Other Common Names
African Teak, Abang, Kambala, Mereira, Odoum, Oroko, Semli.
Extends across the entire width of tropical Africa.
May reach a height of 160 ft, bole straight, cylindrical and clear to 80 ft, small buttresses sometimes present.
Heartwood varies from a pale yellowish brown to dark chocolate brown with lighter markings most conspicuous on flat-sawn surfaces; sapwood yellowish white, clearly demarcated.
Texture medium to coarse; grain typically interlocked, sometimes irregular; slightly greasy feel; without odor; wet sawdust may cause dermatitis; occasional large "stone" deposits of calcium carbonate.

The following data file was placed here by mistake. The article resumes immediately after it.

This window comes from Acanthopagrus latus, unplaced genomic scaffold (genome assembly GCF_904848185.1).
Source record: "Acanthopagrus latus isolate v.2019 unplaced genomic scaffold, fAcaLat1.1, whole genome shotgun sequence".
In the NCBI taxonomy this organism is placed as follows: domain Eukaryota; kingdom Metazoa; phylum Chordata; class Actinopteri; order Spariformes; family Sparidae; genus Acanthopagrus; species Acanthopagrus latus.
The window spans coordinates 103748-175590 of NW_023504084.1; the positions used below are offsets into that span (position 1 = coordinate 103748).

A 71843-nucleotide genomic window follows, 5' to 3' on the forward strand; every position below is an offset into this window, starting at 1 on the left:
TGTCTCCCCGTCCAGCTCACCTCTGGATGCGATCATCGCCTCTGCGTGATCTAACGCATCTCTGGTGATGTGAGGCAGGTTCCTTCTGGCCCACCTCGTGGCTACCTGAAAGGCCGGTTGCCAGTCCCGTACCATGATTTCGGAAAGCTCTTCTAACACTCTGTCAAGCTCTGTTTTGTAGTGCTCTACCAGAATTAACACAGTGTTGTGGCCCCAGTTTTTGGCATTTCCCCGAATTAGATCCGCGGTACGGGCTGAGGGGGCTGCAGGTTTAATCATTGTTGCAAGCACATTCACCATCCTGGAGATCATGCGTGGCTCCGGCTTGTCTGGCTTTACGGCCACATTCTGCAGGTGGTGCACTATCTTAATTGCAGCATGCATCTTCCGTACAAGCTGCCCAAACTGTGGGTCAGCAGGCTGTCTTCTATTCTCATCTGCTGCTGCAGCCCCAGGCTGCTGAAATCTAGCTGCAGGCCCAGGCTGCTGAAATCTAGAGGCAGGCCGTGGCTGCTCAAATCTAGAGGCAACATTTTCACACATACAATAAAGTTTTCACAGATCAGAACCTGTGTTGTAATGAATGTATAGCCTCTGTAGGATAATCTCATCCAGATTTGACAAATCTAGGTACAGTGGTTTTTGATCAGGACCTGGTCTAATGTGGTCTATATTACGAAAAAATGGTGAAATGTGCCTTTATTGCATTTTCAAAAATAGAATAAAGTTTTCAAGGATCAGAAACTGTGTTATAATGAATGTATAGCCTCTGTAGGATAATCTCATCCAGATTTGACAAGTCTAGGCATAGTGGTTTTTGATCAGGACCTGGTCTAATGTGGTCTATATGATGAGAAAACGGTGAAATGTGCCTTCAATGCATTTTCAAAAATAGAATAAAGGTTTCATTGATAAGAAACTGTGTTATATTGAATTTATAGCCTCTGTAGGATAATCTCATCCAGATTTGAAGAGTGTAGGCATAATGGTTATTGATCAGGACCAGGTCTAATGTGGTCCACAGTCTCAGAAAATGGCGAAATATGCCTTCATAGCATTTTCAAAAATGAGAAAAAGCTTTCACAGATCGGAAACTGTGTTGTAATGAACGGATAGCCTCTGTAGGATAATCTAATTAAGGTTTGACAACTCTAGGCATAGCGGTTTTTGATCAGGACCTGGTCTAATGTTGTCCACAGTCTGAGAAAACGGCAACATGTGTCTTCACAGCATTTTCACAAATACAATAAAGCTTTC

Works fairly easily with hand or machine tools but with some tearing of interlocked grain; occasional deposits of calcium carbonate severely damage cutting edges; good nailing and gluing characteristics; moderate steam-bending properties; may cause dermatitis in working wet wood.
Suggested as a teak substitute. Joinery, boatbuilding, piling and marine work, domestic flooring, furniture, veneer, railroad crossties, cabinetwork, shop fittings.
Given the high prices of genuine Teak, Iroko could be considered a low-cost alternative. Iroko is occasionally imported and available for a moderate price.